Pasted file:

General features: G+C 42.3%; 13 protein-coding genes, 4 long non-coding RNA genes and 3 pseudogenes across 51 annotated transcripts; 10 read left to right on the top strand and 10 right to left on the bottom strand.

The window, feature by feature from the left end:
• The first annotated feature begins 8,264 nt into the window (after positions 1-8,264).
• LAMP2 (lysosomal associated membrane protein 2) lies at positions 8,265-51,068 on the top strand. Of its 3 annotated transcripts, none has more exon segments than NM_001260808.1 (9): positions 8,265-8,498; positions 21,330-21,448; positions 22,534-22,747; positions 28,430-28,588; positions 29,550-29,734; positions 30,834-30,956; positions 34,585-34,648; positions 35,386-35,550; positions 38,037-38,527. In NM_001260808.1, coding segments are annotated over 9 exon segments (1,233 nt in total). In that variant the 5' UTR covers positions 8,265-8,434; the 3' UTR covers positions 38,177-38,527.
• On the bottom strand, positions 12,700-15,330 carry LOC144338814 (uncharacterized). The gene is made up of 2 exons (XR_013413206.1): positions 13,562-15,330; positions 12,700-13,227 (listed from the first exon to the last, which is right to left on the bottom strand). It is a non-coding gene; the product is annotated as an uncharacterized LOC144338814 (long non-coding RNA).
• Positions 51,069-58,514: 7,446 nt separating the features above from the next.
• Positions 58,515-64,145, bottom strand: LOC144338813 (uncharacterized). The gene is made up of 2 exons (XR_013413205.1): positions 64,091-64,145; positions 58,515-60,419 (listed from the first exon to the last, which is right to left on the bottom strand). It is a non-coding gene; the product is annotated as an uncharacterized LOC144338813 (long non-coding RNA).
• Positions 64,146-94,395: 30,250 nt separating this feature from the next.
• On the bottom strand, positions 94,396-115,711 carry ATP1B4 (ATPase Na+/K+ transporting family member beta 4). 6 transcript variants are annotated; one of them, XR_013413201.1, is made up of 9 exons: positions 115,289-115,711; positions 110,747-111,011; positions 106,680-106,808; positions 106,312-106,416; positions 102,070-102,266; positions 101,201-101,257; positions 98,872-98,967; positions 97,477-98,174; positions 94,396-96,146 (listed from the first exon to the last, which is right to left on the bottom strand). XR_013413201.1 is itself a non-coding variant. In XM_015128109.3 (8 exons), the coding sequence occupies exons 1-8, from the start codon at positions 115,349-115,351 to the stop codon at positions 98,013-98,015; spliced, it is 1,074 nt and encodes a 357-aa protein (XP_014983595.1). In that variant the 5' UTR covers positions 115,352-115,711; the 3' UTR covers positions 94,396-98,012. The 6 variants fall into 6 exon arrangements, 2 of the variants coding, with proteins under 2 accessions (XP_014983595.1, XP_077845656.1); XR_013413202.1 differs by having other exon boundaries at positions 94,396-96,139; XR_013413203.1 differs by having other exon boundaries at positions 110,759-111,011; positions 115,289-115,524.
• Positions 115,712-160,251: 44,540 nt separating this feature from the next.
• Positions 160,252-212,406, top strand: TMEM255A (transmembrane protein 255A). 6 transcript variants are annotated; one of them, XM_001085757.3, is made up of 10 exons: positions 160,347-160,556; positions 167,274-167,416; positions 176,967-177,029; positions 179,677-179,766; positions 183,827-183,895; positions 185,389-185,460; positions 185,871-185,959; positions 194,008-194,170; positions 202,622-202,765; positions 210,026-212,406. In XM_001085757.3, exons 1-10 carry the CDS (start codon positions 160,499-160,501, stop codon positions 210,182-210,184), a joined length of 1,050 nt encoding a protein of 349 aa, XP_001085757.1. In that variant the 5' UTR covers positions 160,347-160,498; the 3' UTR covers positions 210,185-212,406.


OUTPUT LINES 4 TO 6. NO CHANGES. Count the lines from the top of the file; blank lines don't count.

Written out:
• LAMP2 (lysosomal associated membrane protein 2) lies at positions 8,265-51,068 on the top strand. Of its 3 annotated transcripts, none has more exon segments than NM_001260808.1 (9): positions 8,265-8,498; positions 21,330-21,448; positions 22,534-22,747; positions 28,430-28,588; positions 29,550-29,734; positions 30,834-30,956; positions 34,585-34,648; positions 35,386-35,550; positions 38,037-38,527. In NM_001260808.1, coding segments are annotated over 9 exon segments (1,233 nt in total). In that variant the 5' UTR covers positions 8,265-8,434; the 3' UTR covers positions 38,177-38,527.
• On the bottom strand, positions 12,700-15,330 carry LOC144338814 (uncharacterized). The gene is made up of 2 exons (XR_013413206.1): positions 13,562-15,330; positions 12,700-13,227 (listed from the first exon to the last, which is right to left on the bottom strand). It is a non-coding gene; the product is annotated as an uncharacterized LOC144338814 (long non-coding RNA).
• Positions 51,069-58,514: 7,446 nt separating the features above from the next.